In order to orient the perforating guns 44 to form the perforations as desired, the housing 42 must be oriented, as indicated in FIG. 2, by rotating it about the axis 18 until the perforating guns 44 are properly alligned. The apparatus 40 provides for doing this by including a housing portion 56, FIG. 1, connected to the cable 24 and having disposed therein a rotary electric motor 58. The housing 56 also includes suitable, retractable casing gripper members 60 which are spaced about the circumference of the housing 56 and disposed for radial extension to grip the casing 16 or the portion of the wellbore in which the housing 56 is disposed to prevent rotation of the housing 56 about the axis 18. The gripper members 60 may be suitable arms pivotally mounted on the housing 56 and actuated by suitable extension and retraction means, not shown.

The apparatus 40 also includes a reference unit, generally designated by the numeral 62, disposed in a housing 64 which is connected to the housing 42 and is suitably mounted on the housing 56 for rotation relative thereto about the axis 18. The housing 64 is suitably connected to a rotary output shaft 59 of the motor 58 and adapted to be rotatably driven by the motor about the axis 18 and with respect to the housing 56. Accordingly, in response to operating the motor 58, the reference unit 62 and the housing 42 may be rotated about the axis 18 to a desired directional attitude of the perforating guns 44.

The reference unit 62 may include inertial reference type devices including an accelerometer triad and a gyroscope triad, not shown, for determining the true position in space and orientation of the housing 64 with respect to a reference, which may be the direction of the force of gravity. The reference unit 62 may, for example, be similar to that described in U.S. Pat. No. 4,454,756 to H. E. Sharp, et al, although such a complex unit may not be required to practice the present invention. In fact, the reference unit 62 may include a less complex clinometer arrangement commonly used in determining the directional attitude of inclined wellbores. In all events, the reference unit 62 is adapted to provide signals to the control unit 34 to indicate the angular orientation of the reference unit 62 and the housing 42 with respect to the axis 18 when viewed in a plane normal to the axis as indicated by FIG. 2. The control unit 34 may, as indicated in FIG. 1, include an indicator 66 which indicates the direction of the perforating guns 44 with respect to a reference point 68 which corresponds to the high side point 50 of the wellbore portion 14. The control unit 34 also preferably includes suitable controls for operating the motor 58 to rotate the reference unit 62 and housing 42 to the desired direction of aiming of the perforating guns 44 such as along the line 54 indicated in FIG. 2. The angle betweens the lines 52 and 54 in FIG. 2 would, of course, correspond to the angle Θ specified in the Yew, et al reference.

Thanks to the provision of the perforating apparatus 40, wellbore perforations may be oriented in a specific direction with respect to the directions of the principal stresses in an earth formation so that more effective, continuous formation fractures may be developed. The perforating aparatus 40 may be lowered into the wellbore portion 14 in a conventional manner at the end of the cable 24 utilizing the wireline lubricator 22 and with the gripper arms 60 in a retracted position. Once the perforating apparatus 40 is dispoded in the area of the formation zone to be fractured, the gripper arms 60 are extended to engage the wellbore wall to prevent rotation of the housing 56. The control unit 34 is then operated to read the direction of orientation of the perforating guns 44 and the motor 58 is operated to rotate the reference unit 62 and the housing 42 until the direction of the guns 44 is in the desired position as indicated by the indicator 66. The guns 44 are then fired at will to form the perforations in the casing 16 in the desired position for fracturing the formation in accordance with the method described in the Yew, et al reference. Depending on the construction of the perforating apparatus 40, after firing an initial set of perforation charges 45, the motor 58 may be actuated to rotate the housing 42 and the reference unit 62 to a new selected position either before or after retraction of the gripper arms 60 and movement of the apparatus 40 to a new position in the wellbore.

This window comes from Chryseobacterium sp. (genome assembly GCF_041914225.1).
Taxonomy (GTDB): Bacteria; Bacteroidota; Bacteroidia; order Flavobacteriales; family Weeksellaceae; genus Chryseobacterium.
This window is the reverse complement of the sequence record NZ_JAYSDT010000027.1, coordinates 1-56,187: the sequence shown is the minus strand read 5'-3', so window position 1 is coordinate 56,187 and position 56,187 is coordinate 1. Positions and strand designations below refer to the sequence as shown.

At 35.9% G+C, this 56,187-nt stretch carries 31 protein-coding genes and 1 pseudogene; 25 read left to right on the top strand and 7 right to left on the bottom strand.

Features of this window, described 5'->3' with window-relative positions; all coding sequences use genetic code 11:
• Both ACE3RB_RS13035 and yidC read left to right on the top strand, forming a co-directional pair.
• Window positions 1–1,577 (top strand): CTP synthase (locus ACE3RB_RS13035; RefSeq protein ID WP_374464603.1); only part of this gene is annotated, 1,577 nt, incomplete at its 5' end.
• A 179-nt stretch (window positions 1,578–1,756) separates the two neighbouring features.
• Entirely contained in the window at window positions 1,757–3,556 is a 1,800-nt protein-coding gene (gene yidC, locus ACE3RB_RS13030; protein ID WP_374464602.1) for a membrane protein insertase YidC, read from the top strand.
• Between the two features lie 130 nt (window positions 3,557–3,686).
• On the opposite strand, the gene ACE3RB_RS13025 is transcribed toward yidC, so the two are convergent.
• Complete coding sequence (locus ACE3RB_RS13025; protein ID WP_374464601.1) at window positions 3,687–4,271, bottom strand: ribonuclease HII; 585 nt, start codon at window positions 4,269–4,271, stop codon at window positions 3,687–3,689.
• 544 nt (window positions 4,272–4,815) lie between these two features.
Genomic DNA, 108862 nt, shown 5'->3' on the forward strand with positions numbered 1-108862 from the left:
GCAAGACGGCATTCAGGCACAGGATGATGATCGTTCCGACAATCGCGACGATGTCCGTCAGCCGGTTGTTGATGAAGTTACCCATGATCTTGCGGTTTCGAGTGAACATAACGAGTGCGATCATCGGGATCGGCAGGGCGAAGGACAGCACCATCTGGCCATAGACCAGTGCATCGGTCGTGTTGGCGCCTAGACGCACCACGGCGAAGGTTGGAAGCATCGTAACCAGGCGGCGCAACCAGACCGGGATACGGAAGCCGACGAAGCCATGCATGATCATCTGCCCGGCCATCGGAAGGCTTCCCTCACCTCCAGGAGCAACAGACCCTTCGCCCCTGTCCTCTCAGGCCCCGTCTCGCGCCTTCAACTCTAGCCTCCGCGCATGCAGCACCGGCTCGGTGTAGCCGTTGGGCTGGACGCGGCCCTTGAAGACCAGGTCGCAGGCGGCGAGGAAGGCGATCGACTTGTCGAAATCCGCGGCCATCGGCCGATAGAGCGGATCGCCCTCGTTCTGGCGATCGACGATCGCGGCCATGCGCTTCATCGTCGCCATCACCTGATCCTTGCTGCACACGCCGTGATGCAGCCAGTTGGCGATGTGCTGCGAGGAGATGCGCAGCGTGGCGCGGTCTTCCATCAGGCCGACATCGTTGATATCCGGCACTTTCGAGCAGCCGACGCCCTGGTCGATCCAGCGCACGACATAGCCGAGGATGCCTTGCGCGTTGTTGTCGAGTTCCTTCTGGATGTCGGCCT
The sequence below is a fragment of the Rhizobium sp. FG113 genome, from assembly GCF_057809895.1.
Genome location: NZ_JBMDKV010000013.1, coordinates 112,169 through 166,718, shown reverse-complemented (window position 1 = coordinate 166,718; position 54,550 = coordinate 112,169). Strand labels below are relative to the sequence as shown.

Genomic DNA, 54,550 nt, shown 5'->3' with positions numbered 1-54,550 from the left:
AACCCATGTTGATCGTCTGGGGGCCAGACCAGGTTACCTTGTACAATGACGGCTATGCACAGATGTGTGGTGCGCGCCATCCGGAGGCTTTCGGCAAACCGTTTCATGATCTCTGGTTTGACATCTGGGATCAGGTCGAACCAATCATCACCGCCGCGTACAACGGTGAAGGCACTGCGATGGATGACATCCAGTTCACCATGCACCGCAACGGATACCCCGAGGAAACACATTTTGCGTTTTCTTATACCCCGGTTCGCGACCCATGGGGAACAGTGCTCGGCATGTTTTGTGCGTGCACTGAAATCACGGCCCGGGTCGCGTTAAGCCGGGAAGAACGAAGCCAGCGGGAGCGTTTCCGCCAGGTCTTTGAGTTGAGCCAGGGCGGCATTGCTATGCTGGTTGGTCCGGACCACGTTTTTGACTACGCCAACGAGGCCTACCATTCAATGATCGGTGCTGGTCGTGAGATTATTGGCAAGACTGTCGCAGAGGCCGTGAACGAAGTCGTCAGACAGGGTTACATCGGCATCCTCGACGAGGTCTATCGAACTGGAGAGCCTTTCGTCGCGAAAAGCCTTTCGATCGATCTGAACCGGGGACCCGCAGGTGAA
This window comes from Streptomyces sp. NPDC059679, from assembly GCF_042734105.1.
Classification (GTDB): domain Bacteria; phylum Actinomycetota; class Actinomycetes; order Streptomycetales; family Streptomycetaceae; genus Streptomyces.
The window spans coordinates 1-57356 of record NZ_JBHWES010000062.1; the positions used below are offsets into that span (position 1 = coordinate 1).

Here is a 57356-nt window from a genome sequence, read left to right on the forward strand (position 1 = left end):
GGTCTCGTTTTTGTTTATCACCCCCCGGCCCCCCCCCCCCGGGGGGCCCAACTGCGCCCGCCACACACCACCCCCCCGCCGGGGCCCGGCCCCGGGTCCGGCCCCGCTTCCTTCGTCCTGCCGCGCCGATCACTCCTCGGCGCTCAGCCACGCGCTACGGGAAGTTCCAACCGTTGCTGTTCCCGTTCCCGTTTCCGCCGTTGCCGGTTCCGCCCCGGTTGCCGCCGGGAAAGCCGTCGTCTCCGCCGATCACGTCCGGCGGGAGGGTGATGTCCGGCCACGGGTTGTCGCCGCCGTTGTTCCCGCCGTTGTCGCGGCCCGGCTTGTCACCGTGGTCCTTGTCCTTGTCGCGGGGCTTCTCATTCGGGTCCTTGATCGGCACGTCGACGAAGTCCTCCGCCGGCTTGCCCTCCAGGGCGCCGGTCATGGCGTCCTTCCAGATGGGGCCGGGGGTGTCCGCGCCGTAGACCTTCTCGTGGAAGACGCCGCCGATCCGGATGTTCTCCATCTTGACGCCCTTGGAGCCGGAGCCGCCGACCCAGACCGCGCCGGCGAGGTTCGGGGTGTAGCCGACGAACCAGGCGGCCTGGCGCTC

The apparatus 40 may be constructed using conventional materials and components for wellbore perforating apparatus and wellbore survey apparatus. Thanks to the provision of the reference unit 62 and the motor 58, an accurate placement of perforations in a wellbore wall or casing may be obtained to coincide with the selected position as determined by the methodology of the Yew, et al reference, for example. Although a preferred embodiment of a method and apparatus in accordance with the present invention has been described herein, those skilled in the art will recognize that various substitutions and modefications may be made without departing from the scope and spirit of the invention as recited in the appended claims.

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Referenced by
Citing PatentFiling datePublication dateApplicantTitle
US5259466 *Jun 11, 1992Nov 9, 1993Halliburton CompanyMethod and apparatus for orienting a perforating string
US5964294 *Dec 4, 1996Oct 12, 1999Schlumberger Technology CorporationApparatus and method for orienting a downhole tool in a horizontal or deviated well
US6003599 *Sep 15, 1997Dec 21, 1999Schlumberger Technology CorporationAzimuth-oriented perforating system and method
US6173773Apr 15, 1999Jan 16, 2001Schlumberger Technology CorporationOrienting downhole tools
US6508307Jul 12, 2000Jan 21, 2003Schlumberger Technology CorporationTechniques for hydraulic fracturing combining oriented perforating and low viscosity fluids
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Classifications
U.S. Classification175/4.51, 166/297
International ClassificationE21B43/119
Cooperative ClassificationE21B43/119
European ClassificationE21B43/119
Legal Events
DateCodeEventDescription
Jun 24, 2003FPExpired due to failure to pay maintenance fee
Effective date: 20030430
Apr 30, 2003LAPSLapse for failure to pay maintenance fees
Nov 13, 2002REMIMaintenance fee reminder mailed
Dec 17, 2001ASAssignment
Owner name: PHILLIPS PETROLEUM COMPANY, OKLAHOMA
Free format text: ASSIGNMENT OF ASSIGNORS INTEREST;ASSIGNOR:ATLANTIC RICHFIELD COMPANY;REEL/FRAME:012333/0329
Effective date: 20010920
Owner name: PHILLIPS PETROLEUM COMPANY BARTLESVILLE OKLAHOMA 7
Owner name: PHILLIPS PETROLEUM COMPANYBARTLESVILLE, OKLAHOMA,
Free format text: ASSIGNMENT OF ASSIGNORS INTEREST;ASSIGNOR:ATLANTIC RICHFIELD COMPANY /AR;REEL/FRAME:012333/0329
May 15, 1998FPAYFee payment
Year of fee payment: 8
Jul 5, 1994FPAYFee payment
Year of fee payment: 4
May 29, 1990ASAssignment
Owner name: ATLANTIC RICHFIELD COMPANY, A CORP. OF DE, CALIFOR
Free format text: ASSIGNMENT OF ASSIGNORS INTEREST.;ASSIGNOR:CORNETTE, H. MITCHELL;REEL/FRAME:005324/0143
Effective date: 19900405